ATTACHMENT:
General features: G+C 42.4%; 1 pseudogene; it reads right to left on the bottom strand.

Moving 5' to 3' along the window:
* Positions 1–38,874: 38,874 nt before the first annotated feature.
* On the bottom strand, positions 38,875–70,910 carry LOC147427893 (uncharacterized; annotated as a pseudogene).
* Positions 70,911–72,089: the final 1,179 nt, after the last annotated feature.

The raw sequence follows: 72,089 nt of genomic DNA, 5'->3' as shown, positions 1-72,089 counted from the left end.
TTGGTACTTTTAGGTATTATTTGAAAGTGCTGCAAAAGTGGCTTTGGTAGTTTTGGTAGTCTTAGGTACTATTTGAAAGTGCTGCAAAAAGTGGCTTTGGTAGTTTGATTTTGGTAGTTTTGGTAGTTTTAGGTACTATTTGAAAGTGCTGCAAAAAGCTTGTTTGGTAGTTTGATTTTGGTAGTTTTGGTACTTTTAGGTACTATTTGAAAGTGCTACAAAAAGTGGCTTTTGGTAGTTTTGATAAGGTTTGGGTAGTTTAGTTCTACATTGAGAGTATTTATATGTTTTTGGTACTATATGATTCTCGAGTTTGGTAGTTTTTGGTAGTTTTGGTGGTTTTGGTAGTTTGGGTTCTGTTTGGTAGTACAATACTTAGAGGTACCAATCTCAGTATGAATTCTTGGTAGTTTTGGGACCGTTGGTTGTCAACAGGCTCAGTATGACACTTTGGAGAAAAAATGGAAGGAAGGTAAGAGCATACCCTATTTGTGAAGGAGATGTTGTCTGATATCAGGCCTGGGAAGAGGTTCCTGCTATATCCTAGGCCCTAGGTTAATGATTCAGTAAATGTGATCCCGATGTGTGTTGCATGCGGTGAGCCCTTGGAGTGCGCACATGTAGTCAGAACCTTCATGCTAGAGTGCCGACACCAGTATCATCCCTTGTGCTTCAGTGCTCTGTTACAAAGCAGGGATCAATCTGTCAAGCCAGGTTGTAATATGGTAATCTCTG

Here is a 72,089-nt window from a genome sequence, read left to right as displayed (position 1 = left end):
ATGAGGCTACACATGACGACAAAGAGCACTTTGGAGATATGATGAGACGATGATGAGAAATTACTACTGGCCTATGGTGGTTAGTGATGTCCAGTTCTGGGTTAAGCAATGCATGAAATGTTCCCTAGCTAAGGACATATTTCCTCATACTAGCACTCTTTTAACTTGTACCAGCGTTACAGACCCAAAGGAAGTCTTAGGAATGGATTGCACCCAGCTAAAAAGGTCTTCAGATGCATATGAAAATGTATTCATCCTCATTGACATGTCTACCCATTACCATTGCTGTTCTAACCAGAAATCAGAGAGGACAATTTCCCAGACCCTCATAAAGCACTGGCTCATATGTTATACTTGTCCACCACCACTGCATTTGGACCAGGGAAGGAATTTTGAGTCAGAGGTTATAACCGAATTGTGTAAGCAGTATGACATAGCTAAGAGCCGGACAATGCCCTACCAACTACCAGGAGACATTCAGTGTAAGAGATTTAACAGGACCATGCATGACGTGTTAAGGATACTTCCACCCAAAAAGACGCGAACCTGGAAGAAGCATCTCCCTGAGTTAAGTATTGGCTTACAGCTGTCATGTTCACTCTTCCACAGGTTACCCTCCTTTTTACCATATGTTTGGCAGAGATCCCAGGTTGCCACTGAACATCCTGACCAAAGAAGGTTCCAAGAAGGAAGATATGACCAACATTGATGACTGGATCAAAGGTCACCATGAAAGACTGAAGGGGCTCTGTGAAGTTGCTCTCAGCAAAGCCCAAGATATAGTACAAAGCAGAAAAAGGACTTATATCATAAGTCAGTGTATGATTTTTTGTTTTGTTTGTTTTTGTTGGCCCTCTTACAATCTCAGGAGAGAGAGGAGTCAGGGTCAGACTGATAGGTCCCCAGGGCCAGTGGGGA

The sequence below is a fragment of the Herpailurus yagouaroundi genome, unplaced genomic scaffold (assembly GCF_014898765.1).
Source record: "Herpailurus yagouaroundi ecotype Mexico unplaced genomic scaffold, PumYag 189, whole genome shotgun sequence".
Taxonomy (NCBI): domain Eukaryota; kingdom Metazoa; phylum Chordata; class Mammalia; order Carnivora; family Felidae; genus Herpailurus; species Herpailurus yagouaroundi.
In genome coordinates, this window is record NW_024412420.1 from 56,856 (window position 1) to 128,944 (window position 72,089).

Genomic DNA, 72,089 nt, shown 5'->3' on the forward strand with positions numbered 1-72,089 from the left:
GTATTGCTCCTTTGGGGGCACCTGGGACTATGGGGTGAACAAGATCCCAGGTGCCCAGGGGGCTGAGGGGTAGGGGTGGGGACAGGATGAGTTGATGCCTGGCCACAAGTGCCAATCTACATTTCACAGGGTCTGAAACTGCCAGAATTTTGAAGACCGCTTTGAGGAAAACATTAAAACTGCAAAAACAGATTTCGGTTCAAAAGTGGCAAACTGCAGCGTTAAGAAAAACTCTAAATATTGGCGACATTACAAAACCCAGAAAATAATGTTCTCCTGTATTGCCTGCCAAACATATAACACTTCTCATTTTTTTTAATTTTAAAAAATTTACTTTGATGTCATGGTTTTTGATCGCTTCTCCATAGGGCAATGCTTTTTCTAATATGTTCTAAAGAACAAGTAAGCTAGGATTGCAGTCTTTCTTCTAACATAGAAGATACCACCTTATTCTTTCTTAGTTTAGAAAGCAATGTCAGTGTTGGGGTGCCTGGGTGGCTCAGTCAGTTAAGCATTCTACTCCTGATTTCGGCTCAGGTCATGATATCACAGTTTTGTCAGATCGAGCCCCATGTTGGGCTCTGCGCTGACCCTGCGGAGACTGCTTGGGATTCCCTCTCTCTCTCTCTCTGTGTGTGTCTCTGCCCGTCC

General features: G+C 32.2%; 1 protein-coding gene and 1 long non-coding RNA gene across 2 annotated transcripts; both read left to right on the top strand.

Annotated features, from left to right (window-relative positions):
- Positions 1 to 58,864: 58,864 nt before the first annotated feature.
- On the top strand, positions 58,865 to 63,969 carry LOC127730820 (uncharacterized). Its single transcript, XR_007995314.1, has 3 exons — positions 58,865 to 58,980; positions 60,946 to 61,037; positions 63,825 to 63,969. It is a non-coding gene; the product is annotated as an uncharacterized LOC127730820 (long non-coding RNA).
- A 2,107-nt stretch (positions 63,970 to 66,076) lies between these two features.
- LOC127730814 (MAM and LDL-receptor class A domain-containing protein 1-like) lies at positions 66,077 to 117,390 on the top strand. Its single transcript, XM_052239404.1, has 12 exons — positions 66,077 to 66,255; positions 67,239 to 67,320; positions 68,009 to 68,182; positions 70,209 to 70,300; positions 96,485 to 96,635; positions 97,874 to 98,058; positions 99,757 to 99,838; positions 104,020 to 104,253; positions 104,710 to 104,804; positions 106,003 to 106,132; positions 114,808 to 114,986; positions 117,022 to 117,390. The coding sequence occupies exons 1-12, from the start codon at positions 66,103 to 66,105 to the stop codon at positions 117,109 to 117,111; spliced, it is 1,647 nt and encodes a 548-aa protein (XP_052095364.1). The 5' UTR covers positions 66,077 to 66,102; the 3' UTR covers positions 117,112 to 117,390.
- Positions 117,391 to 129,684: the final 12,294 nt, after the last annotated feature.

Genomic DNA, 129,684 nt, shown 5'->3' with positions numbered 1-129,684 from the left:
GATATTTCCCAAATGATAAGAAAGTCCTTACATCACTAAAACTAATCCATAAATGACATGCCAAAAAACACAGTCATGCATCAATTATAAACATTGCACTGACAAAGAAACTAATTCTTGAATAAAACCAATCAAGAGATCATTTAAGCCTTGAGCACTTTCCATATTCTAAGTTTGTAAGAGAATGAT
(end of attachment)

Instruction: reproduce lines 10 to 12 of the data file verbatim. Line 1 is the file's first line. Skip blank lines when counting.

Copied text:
The sequence below is a fragment of the Herpailurus yagouaroundi genome, unplaced genomic scaffold (assembly GCF_014898765.1).
Source record: "Herpailurus yagouaroundi ecotype Mexico unplaced genomic scaffold, PumYag 189, whole genome shotgun sequence".
Taxonomy (NCBI): domain Eukaryota; kingdom Metazoa; phylum Chordata; class Mammalia; order Carnivora; family Felidae; genus Herpailurus; species Herpailurus yagouaroundi.